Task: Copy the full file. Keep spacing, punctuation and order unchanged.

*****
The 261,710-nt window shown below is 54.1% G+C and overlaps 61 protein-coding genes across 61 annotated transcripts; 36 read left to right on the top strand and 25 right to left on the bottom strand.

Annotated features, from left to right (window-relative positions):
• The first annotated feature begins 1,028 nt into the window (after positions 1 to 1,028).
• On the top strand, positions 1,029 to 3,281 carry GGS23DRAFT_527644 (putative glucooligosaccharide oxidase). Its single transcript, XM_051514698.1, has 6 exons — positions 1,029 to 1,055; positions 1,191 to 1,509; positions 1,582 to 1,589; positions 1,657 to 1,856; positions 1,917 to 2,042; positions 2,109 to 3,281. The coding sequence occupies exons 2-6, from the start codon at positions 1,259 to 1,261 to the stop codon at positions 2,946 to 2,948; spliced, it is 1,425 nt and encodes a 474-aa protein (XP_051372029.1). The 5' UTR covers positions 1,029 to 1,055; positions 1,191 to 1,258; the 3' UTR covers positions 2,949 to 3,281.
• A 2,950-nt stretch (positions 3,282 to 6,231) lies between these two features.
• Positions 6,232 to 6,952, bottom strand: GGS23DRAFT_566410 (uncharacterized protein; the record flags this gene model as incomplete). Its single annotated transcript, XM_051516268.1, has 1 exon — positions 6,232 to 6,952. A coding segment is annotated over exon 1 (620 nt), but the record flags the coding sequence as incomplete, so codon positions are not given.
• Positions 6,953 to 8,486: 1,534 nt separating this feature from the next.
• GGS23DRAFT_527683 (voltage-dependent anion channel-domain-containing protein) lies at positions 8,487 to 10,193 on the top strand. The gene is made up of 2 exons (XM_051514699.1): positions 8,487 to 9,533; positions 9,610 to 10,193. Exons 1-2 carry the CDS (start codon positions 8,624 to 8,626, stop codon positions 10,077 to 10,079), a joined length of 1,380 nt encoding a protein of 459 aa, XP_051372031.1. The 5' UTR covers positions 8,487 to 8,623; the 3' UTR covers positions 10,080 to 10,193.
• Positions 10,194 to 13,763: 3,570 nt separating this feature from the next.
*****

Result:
The 261,710-nt window shown below is 54.1% G+C and overlaps 61 protein-coding genes across 61 annotated transcripts; 36 read left to right on the top strand and 25 right to left on the bottom strand.

Annotated features, from left to right (window-relative positions):
• The first annotated feature begins 1,028 nt into the window (after positions 1 to 1,028).
• On the top strand, positions 1,029 to 3,281 carry GGS23DRAFT_527644 (putative glucooligosaccharide oxidase). Its single transcript, XM_051514698.1, has 6 exons — positions 1,029 to 1,055; positions 1,191 to 1,509; positions 1,582 to 1,589; positions 1,657 to 1,856; positions 1,917 to 2,042; positions 2,109 to 3,281. The coding sequence occupies exons 2-6, from the start codon at positions 1,259 to 1,261 to the stop codon at positions 2,946 to 2,948; spliced, it is 1,425 nt and encodes a 474-aa protein (XP_051372029.1). The 5' UTR covers positions 1,029 to 1,055; positions 1,191 to 1,258; the 3' UTR covers positions 2,949 to 3,281.
• A 2,950-nt stretch (positions 3,282 to 6,231) lies between these two features.
• Positions 6,232 to 6,952, bottom strand: GGS23DRAFT_566410 (uncharacterized protein; the record flags this gene model as incomplete). Its single annotated transcript, XM_051516268.1, has 1 exon — positions 6,232 to 6,952. A coding segment is annotated over exon 1 (620 nt), but the record flags the coding sequence as incomplete, so codon positions are not given.
• Positions 6,953 to 8,486: 1,534 nt separating this feature from the next.
• GGS23DRAFT_527683 (voltage-dependent anion channel-domain-containing protein) lies at positions 8,487 to 10,193 on the top strand. The gene is made up of 2 exons (XM_051514699.1): positions 8,487 to 9,533; positions 9,610 to 10,193. Exons 1-2 carry the CDS (start codon positions 8,624 to 8,626, stop codon positions 10,077 to 10,079), a joined length of 1,380 nt encoding a protein of 459 aa, XP_051372031.1. The 5' UTR covers positions 8,487 to 8,623; the 3' UTR covers positions 10,080 to 10,193.
• Positions 10,194 to 13,763: 3,570 nt separating this feature from the next.